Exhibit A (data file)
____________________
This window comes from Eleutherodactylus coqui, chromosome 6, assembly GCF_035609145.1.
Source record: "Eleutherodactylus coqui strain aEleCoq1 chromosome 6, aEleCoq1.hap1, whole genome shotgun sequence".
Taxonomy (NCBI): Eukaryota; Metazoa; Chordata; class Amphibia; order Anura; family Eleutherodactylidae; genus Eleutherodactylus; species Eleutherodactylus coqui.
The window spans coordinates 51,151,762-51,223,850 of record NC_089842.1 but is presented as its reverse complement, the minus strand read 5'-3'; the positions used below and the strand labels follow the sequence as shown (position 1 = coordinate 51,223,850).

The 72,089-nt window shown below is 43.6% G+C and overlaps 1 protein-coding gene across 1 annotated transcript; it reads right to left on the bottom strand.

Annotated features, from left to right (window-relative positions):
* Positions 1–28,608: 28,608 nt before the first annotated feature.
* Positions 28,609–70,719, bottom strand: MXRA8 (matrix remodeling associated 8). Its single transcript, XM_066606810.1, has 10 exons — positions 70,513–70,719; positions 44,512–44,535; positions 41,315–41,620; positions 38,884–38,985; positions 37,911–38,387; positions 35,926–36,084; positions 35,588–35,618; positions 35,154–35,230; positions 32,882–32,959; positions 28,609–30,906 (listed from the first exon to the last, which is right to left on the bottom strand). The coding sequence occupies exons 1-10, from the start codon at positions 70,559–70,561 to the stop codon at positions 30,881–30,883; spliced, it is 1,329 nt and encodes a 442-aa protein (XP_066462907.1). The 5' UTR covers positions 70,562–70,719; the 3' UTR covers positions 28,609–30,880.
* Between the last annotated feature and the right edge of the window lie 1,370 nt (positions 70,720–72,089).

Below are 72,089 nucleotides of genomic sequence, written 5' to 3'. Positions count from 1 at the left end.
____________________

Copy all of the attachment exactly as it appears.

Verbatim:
This window comes from Eleutherodactylus coqui, chromosome 6, assembly GCF_035609145.1.
Source record: "Eleutherodactylus coqui strain aEleCoq1 chromosome 6, aEleCoq1.hap1, whole genome shotgun sequence".
Taxonomy (NCBI): Eukaryota; Metazoa; Chordata; class Amphibia; order Anura; family Eleutherodactylidae; genus Eleutherodactylus; species Eleutherodactylus coqui.
The window spans coordinates 51,151,762-51,223,850 of record NC_089842.1 but is presented as its reverse complement, the minus strand read 5'-3'; the positions used below and the strand labels follow the sequence as shown (position 1 = coordinate 51,223,850).

The 72,089-nt window shown below is 43.6% G+C and overlaps 1 protein-coding gene across 1 annotated transcript; it reads right to left on the bottom strand.

Annotated features, from left to right (window-relative positions):
* Positions 1–28,608: 28,608 nt before the first annotated feature.
* Positions 28,609–70,719, bottom strand: MXRA8 (matrix remodeling associated 8). Its single transcript, XM_066606810.1, has 10 exons — positions 70,513–70,719; positions 44,512–44,535; positions 41,315–41,620; positions 38,884–38,985; positions 37,911–38,387; positions 35,926–36,084; positions 35,588–35,618; positions 35,154–35,230; positions 32,882–32,959; positions 28,609–30,906 (listed from the first exon to the last, which is right to left on the bottom strand). The coding sequence occupies exons 1-10, from the start codon at positions 70,559–70,561 to the stop codon at positions 30,881–30,883; spliced, it is 1,329 nt and encodes a 442-aa protein (XP_066462907.1). The 5' UTR covers positions 70,562–70,719; the 3' UTR covers positions 28,609–30,880.
* Between the last annotated feature and the right edge of the window lie 1,370 nt (positions 70,720–72,089).

Below are 72,089 nucleotides of genomic sequence, written 5' to 3'. Positions count from 1 at the left end.